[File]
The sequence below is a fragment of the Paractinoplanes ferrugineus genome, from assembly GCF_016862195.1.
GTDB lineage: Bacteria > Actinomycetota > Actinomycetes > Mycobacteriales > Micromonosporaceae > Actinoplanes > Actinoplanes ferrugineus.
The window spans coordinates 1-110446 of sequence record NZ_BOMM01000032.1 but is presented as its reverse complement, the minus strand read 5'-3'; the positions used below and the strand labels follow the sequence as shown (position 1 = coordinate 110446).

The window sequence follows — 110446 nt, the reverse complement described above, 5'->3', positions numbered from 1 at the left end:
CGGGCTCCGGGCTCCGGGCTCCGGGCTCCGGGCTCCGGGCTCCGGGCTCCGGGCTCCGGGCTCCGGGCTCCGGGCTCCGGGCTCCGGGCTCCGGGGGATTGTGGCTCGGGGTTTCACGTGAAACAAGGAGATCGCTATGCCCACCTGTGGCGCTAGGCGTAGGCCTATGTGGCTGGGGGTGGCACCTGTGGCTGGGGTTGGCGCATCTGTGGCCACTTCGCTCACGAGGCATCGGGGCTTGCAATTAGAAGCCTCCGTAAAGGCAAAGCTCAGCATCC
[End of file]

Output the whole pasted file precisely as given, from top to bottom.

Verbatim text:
The sequence below is a fragment of the Paractinoplanes ferrugineus genome, from assembly GCF_016862195.1.
GTDB lineage: Bacteria > Actinomycetota > Actinomycetes > Mycobacteriales > Micromonosporaceae > Actinoplanes > Actinoplanes ferrugineus.
The window spans coordinates 1-110446 of sequence record NZ_BOMM01000032.1 but is presented as its reverse complement, the minus strand read 5'-3'; the positions used below and the strand labels follow the sequence as shown (position 1 = coordinate 110446).

The window sequence follows — 110446 nt, the reverse complement described above, 5'->3', positions numbered from 1 at the left end:
CGGGCTCCGGGCTCCGGGCTCCGGGCTCCGGGCTCCGGGCTCCGGGCTCCGGGCTCCGGGCTCCGGGCTCCGGGCTCCGGGCTCCGGGCTCCGGGGGATTGTGGCTCGGGGTTTCACGTGAAACAAGGAGATCGCTATGCCCACCTGTGGCGCTAGGCGTAGGCCTATGTGGCTGGGGGTGGCACCTGTGGCTGGGGTTGGCGCATCTGTGGCCACTTCGCTCACGAGGCATCGGGGCTTGCAATTAGAAGCCTCCGTAAAGGCAAAGCTCAGCATCC